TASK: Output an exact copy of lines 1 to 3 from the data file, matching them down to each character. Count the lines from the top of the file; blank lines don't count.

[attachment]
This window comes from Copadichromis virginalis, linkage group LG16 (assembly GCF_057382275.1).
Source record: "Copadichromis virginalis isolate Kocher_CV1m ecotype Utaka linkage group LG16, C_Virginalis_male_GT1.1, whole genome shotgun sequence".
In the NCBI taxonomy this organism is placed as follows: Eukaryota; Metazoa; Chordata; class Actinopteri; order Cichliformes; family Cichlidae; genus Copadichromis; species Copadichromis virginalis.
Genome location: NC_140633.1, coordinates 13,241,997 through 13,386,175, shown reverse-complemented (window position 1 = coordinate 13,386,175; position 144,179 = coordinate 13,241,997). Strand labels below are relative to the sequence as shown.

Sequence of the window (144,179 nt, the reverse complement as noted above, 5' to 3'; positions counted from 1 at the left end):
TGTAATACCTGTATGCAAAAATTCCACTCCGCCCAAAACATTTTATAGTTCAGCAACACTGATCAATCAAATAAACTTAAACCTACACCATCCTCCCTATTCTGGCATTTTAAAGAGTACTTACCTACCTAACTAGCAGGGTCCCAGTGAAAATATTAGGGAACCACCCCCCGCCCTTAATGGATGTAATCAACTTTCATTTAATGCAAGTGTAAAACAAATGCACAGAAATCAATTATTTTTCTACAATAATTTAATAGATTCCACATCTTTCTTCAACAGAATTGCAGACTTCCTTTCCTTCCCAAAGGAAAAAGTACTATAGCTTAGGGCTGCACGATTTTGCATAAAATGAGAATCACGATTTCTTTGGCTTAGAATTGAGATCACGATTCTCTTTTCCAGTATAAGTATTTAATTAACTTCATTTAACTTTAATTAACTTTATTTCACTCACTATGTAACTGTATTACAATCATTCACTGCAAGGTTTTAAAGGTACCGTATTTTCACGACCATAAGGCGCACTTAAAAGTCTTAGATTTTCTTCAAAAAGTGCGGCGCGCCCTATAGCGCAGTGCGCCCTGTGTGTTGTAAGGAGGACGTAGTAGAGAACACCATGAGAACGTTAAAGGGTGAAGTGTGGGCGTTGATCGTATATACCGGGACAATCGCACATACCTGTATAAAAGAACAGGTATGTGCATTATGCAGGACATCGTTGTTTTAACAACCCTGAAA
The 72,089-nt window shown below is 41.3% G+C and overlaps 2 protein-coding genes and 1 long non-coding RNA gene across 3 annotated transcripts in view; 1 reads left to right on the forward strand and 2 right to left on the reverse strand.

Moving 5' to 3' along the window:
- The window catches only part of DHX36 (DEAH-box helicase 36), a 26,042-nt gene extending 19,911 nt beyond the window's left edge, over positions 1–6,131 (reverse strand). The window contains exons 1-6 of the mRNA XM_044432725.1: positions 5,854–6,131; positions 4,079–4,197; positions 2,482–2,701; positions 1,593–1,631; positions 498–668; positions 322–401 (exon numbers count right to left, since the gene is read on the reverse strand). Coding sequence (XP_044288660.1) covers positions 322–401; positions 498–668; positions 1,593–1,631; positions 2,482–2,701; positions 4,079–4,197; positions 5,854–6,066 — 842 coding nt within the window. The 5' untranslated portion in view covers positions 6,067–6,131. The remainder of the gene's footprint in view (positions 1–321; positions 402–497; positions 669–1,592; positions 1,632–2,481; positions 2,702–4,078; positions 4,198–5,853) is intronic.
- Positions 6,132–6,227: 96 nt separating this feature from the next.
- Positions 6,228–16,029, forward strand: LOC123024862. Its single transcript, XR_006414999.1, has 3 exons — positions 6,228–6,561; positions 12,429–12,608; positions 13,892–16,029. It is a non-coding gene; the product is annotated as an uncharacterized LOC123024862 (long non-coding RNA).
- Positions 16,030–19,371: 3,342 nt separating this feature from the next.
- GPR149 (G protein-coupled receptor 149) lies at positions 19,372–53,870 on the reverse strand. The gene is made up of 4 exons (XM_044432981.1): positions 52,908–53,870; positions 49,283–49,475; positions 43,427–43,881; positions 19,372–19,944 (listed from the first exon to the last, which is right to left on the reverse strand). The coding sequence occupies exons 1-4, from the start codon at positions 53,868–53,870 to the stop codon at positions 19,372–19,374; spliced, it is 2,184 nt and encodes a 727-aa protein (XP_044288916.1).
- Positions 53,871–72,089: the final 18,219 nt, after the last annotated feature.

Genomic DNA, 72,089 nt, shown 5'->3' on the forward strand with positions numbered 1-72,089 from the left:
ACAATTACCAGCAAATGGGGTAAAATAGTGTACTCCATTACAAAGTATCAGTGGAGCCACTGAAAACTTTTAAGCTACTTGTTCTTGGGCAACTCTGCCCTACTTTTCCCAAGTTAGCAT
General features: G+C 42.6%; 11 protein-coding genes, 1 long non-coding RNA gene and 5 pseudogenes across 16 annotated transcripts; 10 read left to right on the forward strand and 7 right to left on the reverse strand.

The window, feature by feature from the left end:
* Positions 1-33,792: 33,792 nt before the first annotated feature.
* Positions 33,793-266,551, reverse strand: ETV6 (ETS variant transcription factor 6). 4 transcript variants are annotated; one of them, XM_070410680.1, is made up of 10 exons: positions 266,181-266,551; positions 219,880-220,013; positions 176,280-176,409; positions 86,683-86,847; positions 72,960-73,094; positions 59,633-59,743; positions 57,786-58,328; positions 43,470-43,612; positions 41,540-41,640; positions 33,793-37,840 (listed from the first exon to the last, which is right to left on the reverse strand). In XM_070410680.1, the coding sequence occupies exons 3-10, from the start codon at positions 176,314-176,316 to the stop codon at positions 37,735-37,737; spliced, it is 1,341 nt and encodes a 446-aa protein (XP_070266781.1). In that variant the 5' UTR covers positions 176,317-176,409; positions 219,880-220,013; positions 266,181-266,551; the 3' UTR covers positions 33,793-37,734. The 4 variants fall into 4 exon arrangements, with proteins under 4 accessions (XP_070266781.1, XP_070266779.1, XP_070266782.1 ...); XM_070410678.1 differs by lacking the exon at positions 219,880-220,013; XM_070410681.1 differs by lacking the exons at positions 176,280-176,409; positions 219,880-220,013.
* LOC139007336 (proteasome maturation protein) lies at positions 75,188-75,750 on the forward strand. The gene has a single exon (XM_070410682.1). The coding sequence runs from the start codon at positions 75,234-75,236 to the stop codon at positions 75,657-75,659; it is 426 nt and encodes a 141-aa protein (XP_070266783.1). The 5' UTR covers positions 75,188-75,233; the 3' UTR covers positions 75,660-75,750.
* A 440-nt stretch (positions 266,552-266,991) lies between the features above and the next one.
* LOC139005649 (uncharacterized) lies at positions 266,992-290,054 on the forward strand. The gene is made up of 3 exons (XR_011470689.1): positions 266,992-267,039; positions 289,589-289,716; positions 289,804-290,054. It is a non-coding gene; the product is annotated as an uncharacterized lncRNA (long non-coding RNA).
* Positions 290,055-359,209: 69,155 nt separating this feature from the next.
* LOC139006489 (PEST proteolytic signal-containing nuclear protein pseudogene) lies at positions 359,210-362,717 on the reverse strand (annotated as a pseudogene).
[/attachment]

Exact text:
This window comes from Copadichromis virginalis, linkage group LG16 (assembly GCF_057382275.1).
Source record: "Copadichromis virginalis isolate Kocher_CV1m ecotype Utaka linkage group LG16, C_Virginalis_male_GT1.1, whole genome shotgun sequence".
In the NCBI taxonomy this organism is placed as follows: Eukaryota; Metazoa; Chordata; class Actinopteri; order Cichliformes; family Cichlidae; genus Copadichromis; species Copadichromis virginalis.